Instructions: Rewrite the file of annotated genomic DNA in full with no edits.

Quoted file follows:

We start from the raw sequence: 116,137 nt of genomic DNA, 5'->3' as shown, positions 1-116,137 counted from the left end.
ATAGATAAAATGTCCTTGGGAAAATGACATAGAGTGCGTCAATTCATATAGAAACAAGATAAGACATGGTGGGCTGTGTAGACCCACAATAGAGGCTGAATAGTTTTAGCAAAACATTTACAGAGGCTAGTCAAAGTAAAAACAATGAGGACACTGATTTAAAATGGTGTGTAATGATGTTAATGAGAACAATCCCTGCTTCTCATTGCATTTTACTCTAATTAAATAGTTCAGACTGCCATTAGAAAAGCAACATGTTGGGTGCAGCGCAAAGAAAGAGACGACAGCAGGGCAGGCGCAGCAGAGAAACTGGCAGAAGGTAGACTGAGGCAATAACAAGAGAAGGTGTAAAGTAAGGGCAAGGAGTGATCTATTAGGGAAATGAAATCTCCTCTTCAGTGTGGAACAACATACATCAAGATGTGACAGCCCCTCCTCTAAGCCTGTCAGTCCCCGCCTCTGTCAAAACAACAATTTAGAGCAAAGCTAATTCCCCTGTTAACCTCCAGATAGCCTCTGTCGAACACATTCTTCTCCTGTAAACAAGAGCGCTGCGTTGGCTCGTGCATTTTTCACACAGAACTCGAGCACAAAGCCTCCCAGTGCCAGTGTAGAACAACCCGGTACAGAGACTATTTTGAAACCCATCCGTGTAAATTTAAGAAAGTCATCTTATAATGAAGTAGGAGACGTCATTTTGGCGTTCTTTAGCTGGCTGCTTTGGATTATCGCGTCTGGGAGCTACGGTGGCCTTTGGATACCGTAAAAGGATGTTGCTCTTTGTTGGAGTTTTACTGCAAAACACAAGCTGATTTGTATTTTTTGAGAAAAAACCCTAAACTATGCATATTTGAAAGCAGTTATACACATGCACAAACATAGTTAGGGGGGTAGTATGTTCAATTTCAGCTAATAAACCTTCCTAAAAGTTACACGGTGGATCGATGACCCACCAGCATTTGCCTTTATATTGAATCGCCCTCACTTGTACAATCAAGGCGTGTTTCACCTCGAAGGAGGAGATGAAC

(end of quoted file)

We start from the raw sequence: 116,137 nt of genomic DNA, 5'->3' as shown, positions 1-116,137 counted from the left end.
ATAGATAAAATGTCCTTGGGAAAATGACATAGAGTGCGTCAATTCATATAGAAACAAGATAAGACATGGTGGGCTGTGTAGACCCACAATAGAGGCTGAATAGTTTTAGCAAAACATTTACAGAGGCTAGTCAAAGTAAAAACAATGAGGACACTGATTTAAAATGGTGTGTAATGATGTTAATGAGAACAATCCCTGCTTCTCATTGCATTTTACTCTAATTAAATAGTTCAGACTGCCATTAGAAAAGCAACATGTTGGGTGCAGCGCAAAGAAAGAGACGACAGCAGGGCAGGCGCAGCAGAGAAACTGGCAGAAGGTAGACTGAGGCAATAACAAGAGAAGGTGTAAAGTAAGGGCAAGGAGTGATCTATTAGGGAAATGAAATCTCCTCTTCAGTGTGGAACAACATACATCAAGATGTGACAGCCCCTCCTCTAAGCCTGTCAGTCCCCGCCTCTGTCAAAACAACAATTTAGAGCAAAGCTAATTCCCCTGTTAACCTCCAGATAGCCTCTGTCGAACACATTCTTCTCCTGTAAACAAGAGCGCTGCGTTGGCTCGTGCATTTTTCACACAGAACTCGAGCACAAAGCCTCCCAGTGCCAGTGTAGAACAACCCGGTACAGAGACTATTTTGAAACCCATCCGTGTAAATTTAAGAAAGTCATCTTATAATGAAGTAGGAGACGTCATTTTGGCGTTCTTTAGCTGGCTGCTTTGGATTATCGCGTCTGGGAGCTACGGTGGCCTTTGGATACCGTAAAAGGATGTTGCTCTTTGTTGGAGTTTTACTGCAAAACACAAGCTGATTTGTATTTTTTGAGAAAAAACCCTAAACTATGCATATTTGAAAGCAGTTATACACATGCACAAACATAGTTAGGGGGGTAGTATGTTCAATTTCAGCTAATAAACCTTCCTAAAAGTTACACGGTGGATCGATGACCCACCAGCATTTGCCTTTATATTGAATCGCCCTCACTTGTACAATCAAGGCGTGTTTCACCTCGAAGGAGGAGATGAAC